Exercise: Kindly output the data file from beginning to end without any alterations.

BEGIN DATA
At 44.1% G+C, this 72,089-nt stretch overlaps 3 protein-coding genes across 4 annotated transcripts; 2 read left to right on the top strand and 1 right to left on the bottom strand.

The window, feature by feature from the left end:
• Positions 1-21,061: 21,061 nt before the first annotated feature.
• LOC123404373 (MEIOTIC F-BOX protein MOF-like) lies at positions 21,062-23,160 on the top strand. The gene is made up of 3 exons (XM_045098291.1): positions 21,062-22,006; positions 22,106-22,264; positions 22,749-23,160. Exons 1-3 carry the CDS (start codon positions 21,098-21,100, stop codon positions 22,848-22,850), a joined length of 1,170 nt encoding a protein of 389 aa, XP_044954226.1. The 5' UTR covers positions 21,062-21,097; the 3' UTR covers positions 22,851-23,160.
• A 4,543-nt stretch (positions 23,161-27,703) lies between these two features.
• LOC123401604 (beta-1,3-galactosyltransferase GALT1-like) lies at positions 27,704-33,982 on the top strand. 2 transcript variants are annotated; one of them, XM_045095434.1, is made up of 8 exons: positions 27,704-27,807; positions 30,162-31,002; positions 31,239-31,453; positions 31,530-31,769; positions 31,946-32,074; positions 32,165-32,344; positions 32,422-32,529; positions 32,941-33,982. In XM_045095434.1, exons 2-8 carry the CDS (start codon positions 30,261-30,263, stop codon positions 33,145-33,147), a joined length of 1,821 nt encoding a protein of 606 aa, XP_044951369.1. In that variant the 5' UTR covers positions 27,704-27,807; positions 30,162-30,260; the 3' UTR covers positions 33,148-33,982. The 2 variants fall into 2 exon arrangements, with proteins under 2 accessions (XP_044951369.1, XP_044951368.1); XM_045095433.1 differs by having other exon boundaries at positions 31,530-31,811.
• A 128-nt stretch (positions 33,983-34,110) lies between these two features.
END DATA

At 44.1% G+C, this 72,089-nt stretch overlaps 3 protein-coding genes across 4 annotated transcripts; 2 read left to right on the top strand and 1 right to left on the bottom strand.

The window, feature by feature from the left end:
• Positions 1-21,061: 21,061 nt before the first annotated feature.
• LOC123404373 (MEIOTIC F-BOX protein MOF-like) lies at positions 21,062-23,160 on the top strand. The gene is made up of 3 exons (XM_045098291.1): positions 21,062-22,006; positions 22,106-22,264; positions 22,749-23,160. Exons 1-3 carry the CDS (start codon positions 21,098-21,100, stop codon positions 22,848-22,850), a joined length of 1,170 nt encoding a protein of 389 aa, XP_044954226.1. The 5' UTR covers positions 21,062-21,097; the 3' UTR covers positions 22,851-23,160.
• A 4,543-nt stretch (positions 23,161-27,703) lies between these two features.
• LOC123401604 (beta-1,3-galactosyltransferase GALT1-like) lies at positions 27,704-33,982 on the top strand. 2 transcript variants are annotated; one of them, XM_045095434.1, is made up of 8 exons: positions 27,704-27,807; positions 30,162-31,002; positions 31,239-31,453; positions 31,530-31,769; positions 31,946-32,074; positions 32,165-32,344; positions 32,422-32,529; positions 32,941-33,982. In XM_045095434.1, exons 2-8 carry the CDS (start codon positions 30,261-30,263, stop codon positions 33,145-33,147), a joined length of 1,821 nt encoding a protein of 606 aa, XP_044951369.1. In that variant the 5' UTR covers positions 27,704-27,807; positions 30,162-30,260; the 3' UTR covers positions 33,148-33,982. The 2 variants fall into 2 exon arrangements, with proteins under 2 accessions (XP_044951369.1, XP_044951368.1); XM_045095433.1 differs by having other exon boundaries at positions 31,530-31,811.
• A 128-nt stretch (positions 33,983-34,110) lies between these two features.